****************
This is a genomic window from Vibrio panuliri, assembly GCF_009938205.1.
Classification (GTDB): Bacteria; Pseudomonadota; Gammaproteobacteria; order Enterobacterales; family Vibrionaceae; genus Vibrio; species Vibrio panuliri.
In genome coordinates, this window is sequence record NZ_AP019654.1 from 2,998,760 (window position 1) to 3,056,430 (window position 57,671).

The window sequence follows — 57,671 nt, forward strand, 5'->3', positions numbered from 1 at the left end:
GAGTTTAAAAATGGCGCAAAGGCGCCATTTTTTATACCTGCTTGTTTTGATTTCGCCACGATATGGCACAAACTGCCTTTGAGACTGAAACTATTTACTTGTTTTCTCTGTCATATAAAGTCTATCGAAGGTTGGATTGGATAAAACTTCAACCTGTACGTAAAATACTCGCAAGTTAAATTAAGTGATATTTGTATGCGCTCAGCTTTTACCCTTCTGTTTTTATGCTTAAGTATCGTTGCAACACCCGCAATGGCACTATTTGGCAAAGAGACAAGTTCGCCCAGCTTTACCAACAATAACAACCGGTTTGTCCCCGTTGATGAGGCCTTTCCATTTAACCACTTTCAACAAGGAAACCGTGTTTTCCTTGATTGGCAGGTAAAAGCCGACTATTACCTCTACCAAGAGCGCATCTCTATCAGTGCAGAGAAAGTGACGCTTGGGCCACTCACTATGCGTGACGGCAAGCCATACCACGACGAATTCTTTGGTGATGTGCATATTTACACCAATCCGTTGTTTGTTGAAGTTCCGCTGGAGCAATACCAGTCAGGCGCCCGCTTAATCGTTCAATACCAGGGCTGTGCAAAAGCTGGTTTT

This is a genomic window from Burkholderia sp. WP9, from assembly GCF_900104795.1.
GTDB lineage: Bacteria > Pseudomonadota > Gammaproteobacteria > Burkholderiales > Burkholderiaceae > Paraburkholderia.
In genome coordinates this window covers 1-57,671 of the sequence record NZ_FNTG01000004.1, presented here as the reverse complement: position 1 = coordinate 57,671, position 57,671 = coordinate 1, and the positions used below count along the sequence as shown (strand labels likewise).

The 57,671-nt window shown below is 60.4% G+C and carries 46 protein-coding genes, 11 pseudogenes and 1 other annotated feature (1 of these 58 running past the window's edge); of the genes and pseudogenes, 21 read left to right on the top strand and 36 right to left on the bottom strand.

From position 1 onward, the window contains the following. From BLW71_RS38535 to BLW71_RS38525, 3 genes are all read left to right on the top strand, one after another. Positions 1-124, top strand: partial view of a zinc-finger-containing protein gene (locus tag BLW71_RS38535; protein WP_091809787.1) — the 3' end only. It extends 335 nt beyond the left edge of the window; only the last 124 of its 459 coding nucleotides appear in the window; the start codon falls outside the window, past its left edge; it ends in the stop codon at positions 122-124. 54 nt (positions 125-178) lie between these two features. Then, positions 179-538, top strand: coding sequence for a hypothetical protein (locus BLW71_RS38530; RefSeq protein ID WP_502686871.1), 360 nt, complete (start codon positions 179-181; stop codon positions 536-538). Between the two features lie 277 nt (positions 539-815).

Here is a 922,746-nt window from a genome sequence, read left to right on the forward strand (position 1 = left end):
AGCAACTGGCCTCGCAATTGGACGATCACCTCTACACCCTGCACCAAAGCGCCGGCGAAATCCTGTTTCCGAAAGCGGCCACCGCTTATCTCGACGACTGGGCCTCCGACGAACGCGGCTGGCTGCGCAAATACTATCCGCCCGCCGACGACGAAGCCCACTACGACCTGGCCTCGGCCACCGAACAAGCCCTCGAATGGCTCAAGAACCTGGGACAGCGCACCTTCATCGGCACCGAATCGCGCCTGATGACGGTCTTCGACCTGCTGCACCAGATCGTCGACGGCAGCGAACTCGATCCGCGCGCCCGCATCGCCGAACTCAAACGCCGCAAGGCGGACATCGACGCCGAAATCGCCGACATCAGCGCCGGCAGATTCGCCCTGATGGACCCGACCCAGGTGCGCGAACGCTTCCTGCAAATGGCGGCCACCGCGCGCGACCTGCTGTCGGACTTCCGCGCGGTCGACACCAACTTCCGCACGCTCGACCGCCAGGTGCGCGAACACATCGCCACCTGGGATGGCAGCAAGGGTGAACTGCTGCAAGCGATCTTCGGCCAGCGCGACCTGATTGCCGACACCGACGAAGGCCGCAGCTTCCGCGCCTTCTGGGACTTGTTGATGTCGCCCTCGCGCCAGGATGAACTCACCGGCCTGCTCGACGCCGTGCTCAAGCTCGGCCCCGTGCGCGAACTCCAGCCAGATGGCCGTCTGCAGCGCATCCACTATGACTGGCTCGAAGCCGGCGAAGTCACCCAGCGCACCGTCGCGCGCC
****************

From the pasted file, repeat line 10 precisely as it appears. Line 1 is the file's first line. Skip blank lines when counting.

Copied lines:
From position 1 onward, the window contains the following. From BLW71_RS38535 to BLW71_RS38525, 3 genes are all read left to right on the top strand, one after another. Positions 1-124, top strand: partial view of a zinc-finger-containing protein gene (locus tag BLW71_RS38535; protein WP_091809787.1) — the 3' end only. It extends 335 nt beyond the left edge of the window; only the last 124 of its 459 coding nucleotides appear in the window; the start codon falls outside the window, past its left edge; it ends in the stop codon at positions 122-124. 54 nt (positions 125-178) lie between these two features. Then, positions 179-538, top strand: coding sequence for a hypothetical protein (locus BLW71_RS38530; RefSeq protein ID WP_502686871.1), 360 nt, complete (start codon positions 179-181; stop codon positions 536-538). Between the two features lie 277 nt (positions 539-815).